As you’ve probably already learned, progressively overloading your body by making your workouts harder over time is the key to making progress. When progressive overload ceases, so does progress in both strength and muscle. If you are not constantly forcing your body to adapt and become better and stronger, the excess calories that you are consuming have nowhere to go other than your fat stores. So while your diet is extremely important when it comes to bulking without gaining a ton of fat, so is training hard and intelligently. Aim to constantly increase your performance whether that be adding reps, sets, weight on the bar or some other variable. By doing this, you always have a reason for your excess calories to go towards repairing muscle tissue and recovering from your workouts rather than being stored as body fat because you didn't give your muscles enough stimulus.
This will require that you have a proper understanding of programming and training in general. If you are relatively new to strength training, I would highly advise against designing and following your own routine and to find a routine designed by someone who has a solid foundation of knowledge regarding strength training. There are plenty of free resources online, including this one, where you can acquire a solid understanding of how proper programming works as well as free routines.
The last thing you want to do is follow a bad program that has no proper progression system built in while you are bulking. This will result in spinning your wheels, making sub optimal progress and packing on a ton of body fat for no reason at all. You need a solid system of progression that will have you performing better and better, week after week, without recovery issues.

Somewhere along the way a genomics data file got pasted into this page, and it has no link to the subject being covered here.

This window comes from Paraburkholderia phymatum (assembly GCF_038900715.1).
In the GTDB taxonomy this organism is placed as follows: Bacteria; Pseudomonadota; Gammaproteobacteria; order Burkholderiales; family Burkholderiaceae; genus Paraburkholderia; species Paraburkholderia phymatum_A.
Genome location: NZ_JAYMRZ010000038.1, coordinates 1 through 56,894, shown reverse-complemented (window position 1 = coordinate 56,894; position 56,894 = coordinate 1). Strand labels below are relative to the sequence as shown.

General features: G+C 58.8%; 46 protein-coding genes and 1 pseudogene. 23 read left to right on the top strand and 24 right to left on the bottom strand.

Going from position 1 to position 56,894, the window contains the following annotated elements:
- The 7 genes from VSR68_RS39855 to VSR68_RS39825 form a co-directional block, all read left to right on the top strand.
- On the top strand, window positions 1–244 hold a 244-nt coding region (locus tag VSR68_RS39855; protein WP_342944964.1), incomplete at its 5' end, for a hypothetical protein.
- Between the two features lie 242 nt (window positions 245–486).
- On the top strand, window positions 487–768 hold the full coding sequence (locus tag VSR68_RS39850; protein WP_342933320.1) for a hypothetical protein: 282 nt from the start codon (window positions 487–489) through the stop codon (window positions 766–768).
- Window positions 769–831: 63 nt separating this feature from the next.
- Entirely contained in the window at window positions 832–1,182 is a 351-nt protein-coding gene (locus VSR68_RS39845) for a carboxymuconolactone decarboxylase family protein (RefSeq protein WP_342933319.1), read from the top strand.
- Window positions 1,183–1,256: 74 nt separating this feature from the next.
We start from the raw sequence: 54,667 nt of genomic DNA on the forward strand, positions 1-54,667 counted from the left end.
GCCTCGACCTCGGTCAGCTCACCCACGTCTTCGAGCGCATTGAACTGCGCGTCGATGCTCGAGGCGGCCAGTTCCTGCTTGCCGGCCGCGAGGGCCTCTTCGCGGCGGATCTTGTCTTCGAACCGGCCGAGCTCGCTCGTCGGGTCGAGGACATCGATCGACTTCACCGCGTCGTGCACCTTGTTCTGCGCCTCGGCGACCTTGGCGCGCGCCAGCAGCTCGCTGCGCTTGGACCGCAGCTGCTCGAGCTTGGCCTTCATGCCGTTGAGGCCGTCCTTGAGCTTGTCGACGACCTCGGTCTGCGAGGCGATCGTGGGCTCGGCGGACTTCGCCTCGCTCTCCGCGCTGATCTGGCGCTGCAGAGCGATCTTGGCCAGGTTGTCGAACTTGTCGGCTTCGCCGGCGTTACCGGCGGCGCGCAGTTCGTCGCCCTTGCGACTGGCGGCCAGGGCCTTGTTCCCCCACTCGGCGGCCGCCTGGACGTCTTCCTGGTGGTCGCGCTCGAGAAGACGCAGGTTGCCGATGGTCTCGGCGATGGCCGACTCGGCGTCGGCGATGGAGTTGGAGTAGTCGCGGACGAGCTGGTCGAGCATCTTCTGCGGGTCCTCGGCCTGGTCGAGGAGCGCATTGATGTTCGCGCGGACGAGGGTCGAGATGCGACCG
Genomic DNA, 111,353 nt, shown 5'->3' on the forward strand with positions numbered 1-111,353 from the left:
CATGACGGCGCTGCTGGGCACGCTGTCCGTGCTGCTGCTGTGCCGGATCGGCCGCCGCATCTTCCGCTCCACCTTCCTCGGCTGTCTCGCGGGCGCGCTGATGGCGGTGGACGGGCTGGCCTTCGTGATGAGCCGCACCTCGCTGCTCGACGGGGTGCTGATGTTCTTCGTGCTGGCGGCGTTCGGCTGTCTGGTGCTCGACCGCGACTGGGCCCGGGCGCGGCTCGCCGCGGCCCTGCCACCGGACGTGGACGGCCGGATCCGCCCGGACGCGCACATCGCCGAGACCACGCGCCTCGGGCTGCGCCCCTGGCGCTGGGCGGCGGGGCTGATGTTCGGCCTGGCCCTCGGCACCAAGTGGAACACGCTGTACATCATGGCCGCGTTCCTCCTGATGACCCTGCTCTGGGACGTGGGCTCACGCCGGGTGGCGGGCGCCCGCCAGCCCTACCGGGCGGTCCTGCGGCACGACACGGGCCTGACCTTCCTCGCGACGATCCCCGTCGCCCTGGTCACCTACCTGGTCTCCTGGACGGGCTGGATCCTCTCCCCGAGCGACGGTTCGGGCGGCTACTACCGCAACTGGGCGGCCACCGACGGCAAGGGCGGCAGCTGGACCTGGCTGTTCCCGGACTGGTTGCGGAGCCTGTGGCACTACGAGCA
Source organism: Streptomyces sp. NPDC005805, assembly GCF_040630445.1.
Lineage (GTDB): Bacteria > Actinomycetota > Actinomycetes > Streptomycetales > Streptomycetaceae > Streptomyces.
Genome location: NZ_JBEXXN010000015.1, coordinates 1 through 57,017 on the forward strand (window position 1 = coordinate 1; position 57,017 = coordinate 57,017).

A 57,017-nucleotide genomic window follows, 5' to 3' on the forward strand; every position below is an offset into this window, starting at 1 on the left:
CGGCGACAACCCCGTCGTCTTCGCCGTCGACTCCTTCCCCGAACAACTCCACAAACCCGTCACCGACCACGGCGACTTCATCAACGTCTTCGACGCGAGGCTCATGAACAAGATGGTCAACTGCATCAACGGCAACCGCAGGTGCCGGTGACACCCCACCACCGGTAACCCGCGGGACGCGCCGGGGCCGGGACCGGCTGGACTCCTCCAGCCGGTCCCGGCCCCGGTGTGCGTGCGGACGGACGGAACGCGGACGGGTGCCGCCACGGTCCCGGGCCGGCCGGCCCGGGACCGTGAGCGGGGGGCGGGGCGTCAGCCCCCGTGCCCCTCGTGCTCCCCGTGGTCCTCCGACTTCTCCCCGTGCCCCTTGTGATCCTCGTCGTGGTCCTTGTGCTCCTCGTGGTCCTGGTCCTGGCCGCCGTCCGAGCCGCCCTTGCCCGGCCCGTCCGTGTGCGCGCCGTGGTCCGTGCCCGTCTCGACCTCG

#3 Track Training Volume
One of the major predictors of muscle hypertrophy is total volume (defined as total “hard sets”, which are sets taken 3 reps or closer to failure) done in a given time frame. For this reason it is very important that you track your total workload and make sure that you’re doing enough total work in order to facilitate as much muscle growth as possible, without exceeding your capacity to recover, of course.
Each muscle group has what we call Minimum Effective Volume (MEV) and Maximum Recoverable Volume (MRV). In short, MEV would be the minimum amount of sets you could do in a given week and still make some progress, while MRV would be the maximum amount of volume you can do without causing recovery issues. The closer to your MRV you train, the more progress you will make, but exceeding this limit can actually cause you to stall and regress due to under recovery.